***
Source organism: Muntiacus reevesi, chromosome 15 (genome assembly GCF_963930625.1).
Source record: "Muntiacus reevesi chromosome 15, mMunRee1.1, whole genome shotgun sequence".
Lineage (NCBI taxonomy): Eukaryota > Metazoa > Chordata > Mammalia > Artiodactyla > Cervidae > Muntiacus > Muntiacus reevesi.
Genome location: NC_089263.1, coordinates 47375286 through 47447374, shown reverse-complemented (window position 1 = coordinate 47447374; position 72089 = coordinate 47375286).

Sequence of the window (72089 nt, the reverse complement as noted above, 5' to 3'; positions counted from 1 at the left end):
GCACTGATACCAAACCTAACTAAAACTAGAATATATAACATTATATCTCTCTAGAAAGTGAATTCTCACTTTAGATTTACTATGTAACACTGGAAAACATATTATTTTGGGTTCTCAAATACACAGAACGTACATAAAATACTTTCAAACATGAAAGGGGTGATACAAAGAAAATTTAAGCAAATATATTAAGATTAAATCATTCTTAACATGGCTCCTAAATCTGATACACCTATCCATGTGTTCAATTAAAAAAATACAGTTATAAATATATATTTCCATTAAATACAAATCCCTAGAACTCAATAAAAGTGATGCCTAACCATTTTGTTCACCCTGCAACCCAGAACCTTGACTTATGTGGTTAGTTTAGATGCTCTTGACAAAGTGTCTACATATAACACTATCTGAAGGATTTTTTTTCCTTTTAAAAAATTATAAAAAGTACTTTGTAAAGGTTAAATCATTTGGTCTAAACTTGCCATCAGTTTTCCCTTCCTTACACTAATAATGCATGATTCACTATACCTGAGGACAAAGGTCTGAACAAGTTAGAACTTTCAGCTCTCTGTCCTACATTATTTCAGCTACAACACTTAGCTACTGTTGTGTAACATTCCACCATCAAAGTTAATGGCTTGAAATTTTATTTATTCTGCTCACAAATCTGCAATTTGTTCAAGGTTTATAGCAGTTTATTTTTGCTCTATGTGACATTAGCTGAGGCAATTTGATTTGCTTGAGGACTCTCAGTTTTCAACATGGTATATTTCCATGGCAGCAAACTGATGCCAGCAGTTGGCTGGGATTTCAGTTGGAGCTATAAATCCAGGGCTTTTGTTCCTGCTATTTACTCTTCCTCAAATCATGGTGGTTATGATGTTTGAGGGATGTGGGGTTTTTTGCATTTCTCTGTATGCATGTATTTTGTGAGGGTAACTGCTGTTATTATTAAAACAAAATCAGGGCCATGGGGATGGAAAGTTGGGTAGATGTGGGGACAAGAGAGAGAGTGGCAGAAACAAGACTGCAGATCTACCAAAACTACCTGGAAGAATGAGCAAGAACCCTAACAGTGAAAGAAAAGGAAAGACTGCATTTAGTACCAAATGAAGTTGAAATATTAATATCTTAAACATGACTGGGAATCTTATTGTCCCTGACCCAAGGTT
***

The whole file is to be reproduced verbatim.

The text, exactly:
Source organism: Muntiacus reevesi, chromosome 15 (genome assembly GCF_963930625.1).
Source record: "Muntiacus reevesi chromosome 15, mMunRee1.1, whole genome shotgun sequence".
Lineage (NCBI taxonomy): Eukaryota > Metazoa > Chordata > Mammalia > Artiodactyla > Cervidae > Muntiacus > Muntiacus reevesi.
Genome location: NC_089263.1, coordinates 47375286 through 47447374, shown reverse-complemented (window position 1 = coordinate 47447374; position 72089 = coordinate 47375286).

Sequence of the window (72089 nt, the reverse complement as noted above, 5' to 3'; positions counted from 1 at the left end):
GCACTGATACCAAACCTAACTAAAACTAGAATATATAACATTATATCTCTCTAGAAAGTGAATTCTCACTTTAGATTTACTATGTAACACTGGAAAACATATTATTTTGGGTTCTCAAATACACAGAACGTACATAAAATACTTTCAAACATGAAAGGGGTGATACAAAGAAAATTTAAGCAAATATATTAAGATTAAATCATTCTTAACATGGCTCCTAAATCTGATACACCTATCCATGTGTTCAATTAAAAAAATACAGTTATAAATATATATTTCCATTAAATACAAATCCCTAGAACTCAATAAAAGTGATGCCTAACCATTTTGTTCACCCTGCAACCCAGAACCTTGACTTATGTGGTTAGTTTAGATGCTCTTGACAAAGTGTCTACATATAACACTATCTGAAGGATTTTTTTTCCTTTTAAAAAATTATAAAAAGTACTTTGTAAAGGTTAAATCATTTGGTCTAAACTTGCCATCAGTTTTCCCTTCCTTACACTAATAATGCATGATTCACTATACCTGAGGACAAAGGTCTGAACAAGTTAGAACTTTCAGCTCTCTGTCCTACATTATTTCAGCTACAACACTTAGCTACTGTTGTGTAACATTCCACCATCAAAGTTAATGGCTTGAAATTTTATTTATTCTGCTCACAAATCTGCAATTTGTTCAAGGTTTATAGCAGTTTATTTTTGCTCTATGTGACATTAGCTGAGGCAATTTGATTTGCTTGAGGACTCTCAGTTTTCAACATGGTATATTTCCATGGCAGCAAACTGATGCCAGCAGTTGGCTGGGATTTCAGTTGGAGCTATAAATCCAGGGCTTTTGTTCCTGCTATTTACTCTTCCTCAAATCATGGTGGTTATGATGTTTGAGGGATGTGGGGTTTTTTGCATTTCTCTGTATGCATGTATTTTGTGAGGGTAACTGCTGTTATTATTAAAACAAAATCAGGGCCATGGGGATGGAAAGTTGGGTAGATGTGGGGACAAGAGAGAGAGTGGCAGAAACAAGACTGCAGATCTACCAAAACTACCTGGAAGAATGAGCAAGAACCCTAACAGTGAAAGAAAAGGAAAGACTGCATTTAGTACCAAATGAAGTTGAAATATTAATATCTTAAACATGACTGGGAATCTTATTGTCCCTGACCCAAGGTT